A recent COVID-19 cluster on Western Kentucky University’s campus was the result of a student who refused to isolate after becoming sick with the disease, WKU Acting Provost Cheryl Stevens notified faculty Thursday.
Stevens delivered the message during a meeting of the Faculty Senate, which was facilitated through a video-conferencing platform.
“Last week, there was a small group of students that tested positive after exposure to a sick student who didn’t want to quarantine,” Stevens told the group while offering an update on the state of the pandemic at WKU.
The case involved two separate residence halls, Stevens said. She did not name the halls in question.
“All students from those residence halls were tested. There were about a dozen that came back positive,” adding those students were then asked to self-isolate.
Stevens credited the university’s response to the situation, adding “Our diligence seems to have paid off.”
The university was “able to contain it without much spread,” she said.
It was not immediately clear Thursday evening whether the student in question would face disciplinary consequences for refusing to self-isolate.
Asked to name the residence halls involved, and if the student would be disciplined, Stevens wrote in an email to the Daily News on Thursday that she did not know.
“As it turns out, the university hasn’t been sharing that info to protect the privacy of people involved,” Stevens wrote.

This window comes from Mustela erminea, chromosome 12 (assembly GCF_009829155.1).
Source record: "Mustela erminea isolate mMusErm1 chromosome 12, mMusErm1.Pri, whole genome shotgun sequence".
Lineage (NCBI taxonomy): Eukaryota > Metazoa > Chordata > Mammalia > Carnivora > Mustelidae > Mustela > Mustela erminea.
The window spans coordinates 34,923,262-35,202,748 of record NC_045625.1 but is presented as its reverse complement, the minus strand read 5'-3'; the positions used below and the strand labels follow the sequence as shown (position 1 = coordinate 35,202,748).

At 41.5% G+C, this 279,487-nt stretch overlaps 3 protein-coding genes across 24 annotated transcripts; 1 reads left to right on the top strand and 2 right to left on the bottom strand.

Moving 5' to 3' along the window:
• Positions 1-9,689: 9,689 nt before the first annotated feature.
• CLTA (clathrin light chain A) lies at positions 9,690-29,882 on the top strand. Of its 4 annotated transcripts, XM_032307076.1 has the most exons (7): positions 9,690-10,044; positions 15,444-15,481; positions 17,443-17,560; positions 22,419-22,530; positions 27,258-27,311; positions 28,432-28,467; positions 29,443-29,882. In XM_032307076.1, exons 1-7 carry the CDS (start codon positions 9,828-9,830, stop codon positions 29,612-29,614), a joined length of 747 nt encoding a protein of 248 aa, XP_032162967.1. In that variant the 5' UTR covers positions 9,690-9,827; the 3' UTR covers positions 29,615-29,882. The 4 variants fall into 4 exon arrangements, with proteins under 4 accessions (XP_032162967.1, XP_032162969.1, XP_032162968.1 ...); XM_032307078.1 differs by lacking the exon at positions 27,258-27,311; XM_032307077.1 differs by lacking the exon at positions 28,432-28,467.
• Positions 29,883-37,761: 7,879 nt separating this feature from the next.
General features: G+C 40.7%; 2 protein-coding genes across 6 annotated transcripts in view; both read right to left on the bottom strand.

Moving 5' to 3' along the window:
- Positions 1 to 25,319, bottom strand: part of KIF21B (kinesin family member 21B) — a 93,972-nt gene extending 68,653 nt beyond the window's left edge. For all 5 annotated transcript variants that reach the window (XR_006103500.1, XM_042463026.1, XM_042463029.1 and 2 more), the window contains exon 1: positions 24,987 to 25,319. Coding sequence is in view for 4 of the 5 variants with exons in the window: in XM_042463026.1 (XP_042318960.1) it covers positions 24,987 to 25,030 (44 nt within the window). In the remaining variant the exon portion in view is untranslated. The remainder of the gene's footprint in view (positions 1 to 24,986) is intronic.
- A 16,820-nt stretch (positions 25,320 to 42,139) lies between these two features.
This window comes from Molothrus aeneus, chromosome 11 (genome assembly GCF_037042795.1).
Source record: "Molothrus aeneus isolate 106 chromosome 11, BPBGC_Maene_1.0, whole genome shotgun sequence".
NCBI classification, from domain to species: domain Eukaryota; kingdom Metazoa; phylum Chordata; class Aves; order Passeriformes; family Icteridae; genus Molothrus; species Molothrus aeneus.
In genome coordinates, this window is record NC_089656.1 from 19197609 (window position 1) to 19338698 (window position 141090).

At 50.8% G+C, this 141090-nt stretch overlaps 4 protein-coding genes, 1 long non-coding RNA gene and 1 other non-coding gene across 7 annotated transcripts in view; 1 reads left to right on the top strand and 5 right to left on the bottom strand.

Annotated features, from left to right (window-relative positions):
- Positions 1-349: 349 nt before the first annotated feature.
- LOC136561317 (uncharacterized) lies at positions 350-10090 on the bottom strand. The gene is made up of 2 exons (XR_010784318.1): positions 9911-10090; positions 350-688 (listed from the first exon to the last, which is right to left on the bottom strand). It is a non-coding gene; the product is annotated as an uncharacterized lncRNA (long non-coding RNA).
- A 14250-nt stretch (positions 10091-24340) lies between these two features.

According to its COVID-19 case dashboard, 523 viral tests were performed between Tuesday and Thursday, the latest reporting period. Nine positive cases were reported during that period, including eight students and an individual who was either a faculty or staff member or an on-campus contractor. The dashboard’s next scheduled update is Tuesday.
During the previous reporting period between last Friday and Monday, 359 viral tests were performed. During that period, 16 students reportedly tested positive for COVID-19, while zero positive cases were reported for faculty, staff and on-campus contractors.
The dashboard does not include data from the Barren River District Health Department, a reporting lapse that has now occurred for several weeks and one Stevens described to faculty Thursday as “frustrating.”
According to data the university receives from its testing partner, Graves Gilbert Clinic, however, there has been a roughly 90 percent decrease in COVID-19 cases on campus, Stevens said Thursday. Reported cases have dwindled from a weekly high of 155 the second week of the semester to now 16 cases during the latest reporting period.
“Based on contact tracing, there’s still no evidence that any cases were the result of classroom teaching,” Stevens told the Faculty Senate. She also thanked the group for their dedicated response to the pandemic. “We continue to encourage our campus community to wear masks indoors, practice social distancing and practice good hand hygiene,” and get your flu shot, Stevens said.